Or if you like Vue.js’s provide/inject then the components can inform one another of their hierarchy and their current “open” state, I use that latter approach in my work.

Going with the shared state idea, you could have a state that behaves like a stack, the last item is the last one to respond to the keydown event.

jsexport const closeStack = shallowRef([]);
vue<script setup>
import { closeStack } from './closeStack.js';

// ...
const menuId = 'menuId';

function onOpenToggle(e) {
  // ...
  if (isOpen.value) {
  } else {

// check if we should close
onKeyDown('Escape', () => {
  if (closeStack.value[0] === menuId) {
    isOpen.value = false;

This is a bit clever, but again. These menus will NOT be the only closable component to be be present in your app, you want to have a way to uniformly and reliably close any kind of closable UI element in order. This is how I implement the desired behavior today, but remembering to add the closeStack to every component that can be closed is a bit of a hassle could be a major UX problem.

This is where the CloseWatcher API comes in.

The CloseWatcher API

So all this presentation on the issues and we have not yet talked about the API itself. I will try my best to summarize the API:

jslet watcher = new CloseWatcher();

// Listen for close request
watcher.onclose = () => {
  // Add your close logic

// Trigger the close event and handler

// Dispose of the watcher instance

There are some other things that the watcher can do but let’s leave that till later when we are more familiar with the API.

The close watcher API takes into consideration many things, all of which are done for you. That includes native UI elements with pickers, special behaviors with full-screen, dialogs, popovers, and inputs and it even cleans up our code by centralizing the closure logic of the UI component into a single place.

This is a significant shift in mindset when handling these kinds of things, you no longer think about key presses, or back button presses. Those are now “close requests” and you are handling or issuing close requests.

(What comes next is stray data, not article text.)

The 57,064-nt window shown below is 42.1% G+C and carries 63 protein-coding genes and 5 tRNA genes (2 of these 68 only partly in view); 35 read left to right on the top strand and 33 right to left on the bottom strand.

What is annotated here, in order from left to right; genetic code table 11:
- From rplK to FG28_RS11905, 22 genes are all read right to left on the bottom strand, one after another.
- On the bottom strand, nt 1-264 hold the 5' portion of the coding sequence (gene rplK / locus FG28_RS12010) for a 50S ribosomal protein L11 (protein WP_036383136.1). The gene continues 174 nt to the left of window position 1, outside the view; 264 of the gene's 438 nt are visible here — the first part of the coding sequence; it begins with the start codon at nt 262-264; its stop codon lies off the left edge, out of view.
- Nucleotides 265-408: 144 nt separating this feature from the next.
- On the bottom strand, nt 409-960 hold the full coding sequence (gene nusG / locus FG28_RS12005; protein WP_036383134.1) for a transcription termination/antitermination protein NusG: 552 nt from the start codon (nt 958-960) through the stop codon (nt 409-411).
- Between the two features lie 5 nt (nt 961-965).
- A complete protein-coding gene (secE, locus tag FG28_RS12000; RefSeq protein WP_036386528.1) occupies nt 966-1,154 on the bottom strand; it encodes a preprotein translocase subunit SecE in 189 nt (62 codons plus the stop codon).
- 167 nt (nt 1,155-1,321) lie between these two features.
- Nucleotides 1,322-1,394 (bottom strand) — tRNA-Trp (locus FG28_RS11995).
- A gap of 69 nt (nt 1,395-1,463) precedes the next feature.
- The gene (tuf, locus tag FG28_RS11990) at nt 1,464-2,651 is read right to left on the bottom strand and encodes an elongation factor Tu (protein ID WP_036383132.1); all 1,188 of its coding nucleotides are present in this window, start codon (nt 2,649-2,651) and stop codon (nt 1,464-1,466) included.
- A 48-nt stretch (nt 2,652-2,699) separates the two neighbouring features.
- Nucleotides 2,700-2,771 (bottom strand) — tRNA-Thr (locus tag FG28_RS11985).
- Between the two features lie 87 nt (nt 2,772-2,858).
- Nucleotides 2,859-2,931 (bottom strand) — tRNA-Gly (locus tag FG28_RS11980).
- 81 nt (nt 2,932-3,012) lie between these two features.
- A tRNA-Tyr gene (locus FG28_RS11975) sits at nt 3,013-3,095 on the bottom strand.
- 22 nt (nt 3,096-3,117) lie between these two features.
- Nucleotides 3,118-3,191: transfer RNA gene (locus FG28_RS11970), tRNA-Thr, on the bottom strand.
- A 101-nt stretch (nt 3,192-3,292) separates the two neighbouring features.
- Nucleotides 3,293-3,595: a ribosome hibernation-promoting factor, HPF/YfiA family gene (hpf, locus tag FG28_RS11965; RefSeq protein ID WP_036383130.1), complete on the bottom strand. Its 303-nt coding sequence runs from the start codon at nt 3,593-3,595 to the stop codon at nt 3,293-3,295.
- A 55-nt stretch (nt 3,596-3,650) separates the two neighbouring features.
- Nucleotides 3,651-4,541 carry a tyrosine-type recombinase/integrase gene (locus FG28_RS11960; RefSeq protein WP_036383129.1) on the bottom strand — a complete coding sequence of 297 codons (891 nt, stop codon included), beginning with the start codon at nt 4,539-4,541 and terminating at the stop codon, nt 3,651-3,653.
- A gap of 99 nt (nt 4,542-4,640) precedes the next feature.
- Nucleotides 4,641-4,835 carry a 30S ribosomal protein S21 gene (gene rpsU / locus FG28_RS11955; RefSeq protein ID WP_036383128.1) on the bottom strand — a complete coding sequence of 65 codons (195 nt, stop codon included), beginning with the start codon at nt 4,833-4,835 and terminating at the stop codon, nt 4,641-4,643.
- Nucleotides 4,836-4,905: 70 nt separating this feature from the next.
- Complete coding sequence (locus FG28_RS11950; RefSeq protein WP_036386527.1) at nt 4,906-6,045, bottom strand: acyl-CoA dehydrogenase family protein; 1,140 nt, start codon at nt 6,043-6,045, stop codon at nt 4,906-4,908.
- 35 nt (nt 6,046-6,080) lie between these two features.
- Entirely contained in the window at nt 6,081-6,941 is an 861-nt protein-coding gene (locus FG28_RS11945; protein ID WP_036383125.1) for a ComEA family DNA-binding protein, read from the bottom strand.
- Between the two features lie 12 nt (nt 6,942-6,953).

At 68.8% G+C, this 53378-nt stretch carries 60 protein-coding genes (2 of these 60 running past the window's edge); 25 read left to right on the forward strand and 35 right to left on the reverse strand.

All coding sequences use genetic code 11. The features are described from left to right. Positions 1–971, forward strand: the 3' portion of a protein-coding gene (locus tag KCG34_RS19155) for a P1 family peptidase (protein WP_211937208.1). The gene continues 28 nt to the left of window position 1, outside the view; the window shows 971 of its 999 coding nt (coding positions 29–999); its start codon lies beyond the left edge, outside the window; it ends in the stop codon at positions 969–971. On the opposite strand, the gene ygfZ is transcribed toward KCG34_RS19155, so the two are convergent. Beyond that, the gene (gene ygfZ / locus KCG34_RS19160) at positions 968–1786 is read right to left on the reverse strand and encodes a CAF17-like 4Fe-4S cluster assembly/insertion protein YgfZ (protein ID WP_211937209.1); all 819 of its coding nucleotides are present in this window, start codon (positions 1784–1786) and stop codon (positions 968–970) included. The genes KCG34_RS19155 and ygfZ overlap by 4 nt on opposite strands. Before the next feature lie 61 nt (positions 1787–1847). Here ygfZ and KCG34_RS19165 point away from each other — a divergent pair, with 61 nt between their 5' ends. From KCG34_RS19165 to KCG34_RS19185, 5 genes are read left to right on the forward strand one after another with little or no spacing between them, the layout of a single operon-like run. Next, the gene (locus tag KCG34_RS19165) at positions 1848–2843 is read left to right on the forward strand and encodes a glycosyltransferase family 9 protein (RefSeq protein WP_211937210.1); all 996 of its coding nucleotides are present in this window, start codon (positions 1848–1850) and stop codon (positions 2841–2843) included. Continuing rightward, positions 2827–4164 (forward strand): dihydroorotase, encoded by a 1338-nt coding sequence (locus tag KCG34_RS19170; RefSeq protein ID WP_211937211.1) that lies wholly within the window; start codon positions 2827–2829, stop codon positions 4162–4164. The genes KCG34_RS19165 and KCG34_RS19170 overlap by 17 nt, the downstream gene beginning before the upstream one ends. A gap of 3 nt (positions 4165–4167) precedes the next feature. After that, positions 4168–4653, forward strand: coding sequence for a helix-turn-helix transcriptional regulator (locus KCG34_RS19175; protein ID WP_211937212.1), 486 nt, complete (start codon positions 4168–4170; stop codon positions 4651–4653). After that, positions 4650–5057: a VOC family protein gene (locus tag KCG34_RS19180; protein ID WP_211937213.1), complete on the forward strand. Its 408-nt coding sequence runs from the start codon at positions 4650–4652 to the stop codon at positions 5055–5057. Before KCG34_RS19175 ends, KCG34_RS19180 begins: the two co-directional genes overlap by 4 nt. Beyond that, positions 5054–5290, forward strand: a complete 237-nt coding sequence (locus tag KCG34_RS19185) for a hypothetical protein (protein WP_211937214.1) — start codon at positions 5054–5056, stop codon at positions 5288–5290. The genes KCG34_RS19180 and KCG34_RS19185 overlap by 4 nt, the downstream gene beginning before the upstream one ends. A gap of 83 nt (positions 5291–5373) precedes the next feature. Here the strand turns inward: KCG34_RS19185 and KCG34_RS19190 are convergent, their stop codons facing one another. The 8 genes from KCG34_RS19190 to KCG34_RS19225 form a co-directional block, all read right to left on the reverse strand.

One implication of this mindset is your UI component close logic is no longer scattered around, it should only exist in the close event handler on the watcher instance.

This also means we no longer need to listen for the Esc key or the back button press, we just need to listen for the onclose event and handle it accordingly.

Here is a quick rundown of a typical implementation of a component that opens/closes.

jslet watcher;

function onOpen() {
  // Change state or however your component is meant to be "open".
  // ...
  // Initialize a new instance every time we open the component
  watcher = new CloseWatcher();
  watcher.onclose = () => {
    // Close the component or however your component is meant to be "closed".
    // Dispose of the watcher instance

function onCloseClick() {
  // Close the component by triggering the handler.

This may look a bit confusing at first, but it will all make sense once you see how it can “fix” the examples earlier.

The changes are minor, we just need to create a new instance of the CloseWatcher and listen for the onclose event, here is a snippet of the logic.

jsimport { ref } from 'vue';
import { onClickOutside } from '@vueuse/core';

let watcher;
const isOpen = ref(false);

function onOpenClick() {
  isOpen.value = true;
  // Initialize a new instance every time we open the sidebar
  watcher = new CloseWatcher();

  // Closure logic is handled by the watcher
  watcher.onclose = () => {
    // Dispose of the instance
    // Close the sidebar
    isOpen.value = false;

onClickOutside(sidebar, () => {
  // Close that sidebar by the watcher

That looks simple enough, but one weird part that I didn’t wrap my head around initially was the need to create a new watcher every time the component is “opened”.

This is because the watcher is a one-time use instance, once it receives a close event it cannot be used again. So we need to create a new one every time we open the sidebar. This makes sense because of a couple of things:

  • You cannot close a closed UI, the onclose shouldn’t trigger by then.
  • What if you have multiple things that can be opened and closed, you cannot share watchers here and you want to only close the last opened one.
  • No need to tell the watcher itself that something has opened. Creating the instance means “I’ve opened something, be on the lookout when it should be closed.”

Here is the full example with the CloseWatcher API.

Notice that now if you have a search input with a value, pressing the Esc key will clear it first without closing the sidebar. The next Esc keystroke will close the sidebar and we didn’t have to code in any kind of exceptions or filtration of the events.

Nested Menus - Revisited

Similarly with the nested menu, we do not need to do a lot of work to make it work as expected. We just need to create a new instance of the CloseWatcher every time we open a menu item and close it when we close it.

We don’t need to maintain a state of stacks for nested items or any other UI component. It is one of those things that truly “just works”.

The amazing thing here to me is this ContextMenu component is a recursive nested component and they don’t care about which one is open and which one is whose child. They just open and close themselves in order all thanks to the CloseWatcher API which routes the close request to only one watcher instance at a time, the last one typically.

Interrupting Close Requests

There is one more thing that the CloseWatcher API can do for us, and that is interrupting close requests. This is useful when you want to prevent the close request from happening, maybe you want to show a confirmation dialog or the user has forgotten to save their work in a closeable UI and you want to make sure they know what they are doing.